- The Washington Times - Wednesday, June 29, 2016

Turkey has for years been an ambivalent partner in the U.S.-backed military campaign against the Islamic State, but that may be about to change.

As investigators increasingly focus on the likelihood that it was Islamic State operatives who carried out Tuesday’s triple suicide bombing at Istanbul’s largest airport, Turkish President Recep Tayyip Erdogan faced new pressure to put the full force of his nation’s military into the fight against the Syria- and Iraq-based extremists.

But it remained unclear whether the horrific attacks that left 41 dead and more than 235 wounded will shift the posture of the man who has long been accused of using the war across Turkey’s southern border as a cover to crack down on Kurdish separatists rather than to carry the fight to the Islamic State group, also known as ISIS or ISIL.

The Turkish president spoke in broad terms Wednesday night, vowing that Turkey will succeed in overcoming terrorist groups in general, whether they are Islamic State or Kurdish separatists.

The attackers were “not Muslims” and “have prepared their place in hell,” Mr. Erdogan said.

While there has been no claim of responsibility for the attack, top U.S. officials joined their Turkish counterparts Wednesday in asserting that the assault bore hallmarks of an Islamic State strike.

In an interview published by Yahoo News, CIA Director John O. Brennan said the method of attack — suicide bombers wearing explosives-laden vests — pointed to the Islamic State rather than to Kurdish nationalists, who have waged their own campaign of violence against the Turkish state for decades.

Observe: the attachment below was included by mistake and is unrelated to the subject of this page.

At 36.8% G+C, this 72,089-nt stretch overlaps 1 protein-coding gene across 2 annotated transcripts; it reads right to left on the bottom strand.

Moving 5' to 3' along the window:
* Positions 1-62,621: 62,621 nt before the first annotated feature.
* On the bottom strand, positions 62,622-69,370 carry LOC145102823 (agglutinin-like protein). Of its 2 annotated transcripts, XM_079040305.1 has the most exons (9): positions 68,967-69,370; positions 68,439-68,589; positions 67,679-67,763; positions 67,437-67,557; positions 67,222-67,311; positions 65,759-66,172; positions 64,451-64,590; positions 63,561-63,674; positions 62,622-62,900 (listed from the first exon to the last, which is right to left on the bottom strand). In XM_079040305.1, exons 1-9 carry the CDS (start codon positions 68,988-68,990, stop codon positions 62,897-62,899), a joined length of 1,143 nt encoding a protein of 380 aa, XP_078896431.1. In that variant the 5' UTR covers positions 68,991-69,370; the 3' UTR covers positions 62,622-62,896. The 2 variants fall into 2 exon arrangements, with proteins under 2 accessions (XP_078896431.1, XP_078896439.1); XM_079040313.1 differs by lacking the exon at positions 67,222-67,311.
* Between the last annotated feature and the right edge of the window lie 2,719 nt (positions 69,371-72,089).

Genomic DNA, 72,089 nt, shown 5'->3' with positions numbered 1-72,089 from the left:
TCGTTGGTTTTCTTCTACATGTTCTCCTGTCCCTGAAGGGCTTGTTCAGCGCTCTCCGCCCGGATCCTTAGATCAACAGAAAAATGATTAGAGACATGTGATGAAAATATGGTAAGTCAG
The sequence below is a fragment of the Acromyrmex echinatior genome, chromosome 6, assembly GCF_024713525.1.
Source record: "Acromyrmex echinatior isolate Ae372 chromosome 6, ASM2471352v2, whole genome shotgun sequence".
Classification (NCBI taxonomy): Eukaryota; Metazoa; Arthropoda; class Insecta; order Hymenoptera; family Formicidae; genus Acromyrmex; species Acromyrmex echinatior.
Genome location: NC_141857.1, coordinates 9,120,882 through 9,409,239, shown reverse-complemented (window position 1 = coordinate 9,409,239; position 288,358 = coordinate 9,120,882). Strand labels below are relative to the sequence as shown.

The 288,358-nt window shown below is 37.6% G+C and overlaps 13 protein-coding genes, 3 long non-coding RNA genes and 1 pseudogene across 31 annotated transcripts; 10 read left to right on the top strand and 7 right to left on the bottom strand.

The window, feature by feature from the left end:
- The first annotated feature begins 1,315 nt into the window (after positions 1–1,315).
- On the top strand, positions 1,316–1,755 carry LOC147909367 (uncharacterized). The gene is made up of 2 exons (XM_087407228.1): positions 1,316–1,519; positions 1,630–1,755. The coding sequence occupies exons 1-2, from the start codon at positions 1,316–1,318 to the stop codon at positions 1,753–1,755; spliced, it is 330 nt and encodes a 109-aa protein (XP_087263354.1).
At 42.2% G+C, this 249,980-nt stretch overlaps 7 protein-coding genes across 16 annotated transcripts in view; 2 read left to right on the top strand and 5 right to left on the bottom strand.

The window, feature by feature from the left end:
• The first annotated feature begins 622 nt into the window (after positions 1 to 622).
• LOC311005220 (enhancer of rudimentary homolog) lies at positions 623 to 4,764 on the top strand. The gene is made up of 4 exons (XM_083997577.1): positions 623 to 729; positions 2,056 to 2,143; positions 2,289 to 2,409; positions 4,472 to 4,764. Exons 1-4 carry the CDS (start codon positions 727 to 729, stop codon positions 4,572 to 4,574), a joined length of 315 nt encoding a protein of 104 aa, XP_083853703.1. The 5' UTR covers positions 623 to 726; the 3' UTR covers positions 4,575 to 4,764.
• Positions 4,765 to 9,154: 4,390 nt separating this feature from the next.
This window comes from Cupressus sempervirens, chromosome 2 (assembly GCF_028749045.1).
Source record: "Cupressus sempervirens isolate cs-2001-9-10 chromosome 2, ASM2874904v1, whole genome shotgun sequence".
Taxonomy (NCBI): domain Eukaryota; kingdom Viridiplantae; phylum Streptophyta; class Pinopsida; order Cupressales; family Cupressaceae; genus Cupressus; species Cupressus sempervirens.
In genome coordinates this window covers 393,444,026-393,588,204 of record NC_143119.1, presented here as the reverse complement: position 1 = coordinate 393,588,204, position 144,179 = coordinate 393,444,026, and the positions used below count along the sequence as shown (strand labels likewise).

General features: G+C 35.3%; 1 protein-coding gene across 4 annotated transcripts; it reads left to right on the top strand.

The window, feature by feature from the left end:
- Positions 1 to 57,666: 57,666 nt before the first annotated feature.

“It was a suicide bombing [which] is usually more an [Islamic State] technique,” said Mr. Brennan, adding that he would “be surprised if [Islamic State] is not trying to carry out that kind of attack in the United States.”

The CIA director credited effective U.S. homeland security measures and intelligence for the fact that the group has been unable to attack America directly — the recent Orlando and San Bernardino mass shootings having been carried out by so-called “lone wolves” who drew inspiration from Islamic State but had not had apparent direct training of support from the group.

U.S. officials have predicted that as Islamic State comes under increasing pressure from U.S.-backed coalition forces on the battlefield in Iraq and Syria, it will scramble to carry out more so-called “external operations,” such as the coordinated suicide bomber and gunmen assaults that rocked Paris last November and Brussels in March.

Just this week, Islamic State propaganda operatives have spread claims of responsibility for a wave of simultaneous suicide attacks that killed 43 people in Yemen and a single suicide attack that killed seven Jordanian security forces at a border crossing between Jordan and Syria.

Tuesday’s bombing at Istanbul’s Ataturk International Airport follows a wave of recent attacks in Turkey, some of which have been credited to Turkish separatists, while others have been pinned on Islamic State.

The most recent came on June 7, when a car bomb ripped through a police bus in central Istanbul during the morning rush hour, killing 11 and wounding 36. There was also no immediate claim of responsibility for that attack.

New details

Details of this week’s attack, meanwhile, continued to emerge Wednesday as investigators pored over closed-circuit TV footage from the scene.

Turkish Prime Minister Binali Yildirim said one suicide bomber blew himself up outside the airport’s main terminal, giving the other two the opportunity to get inside the building.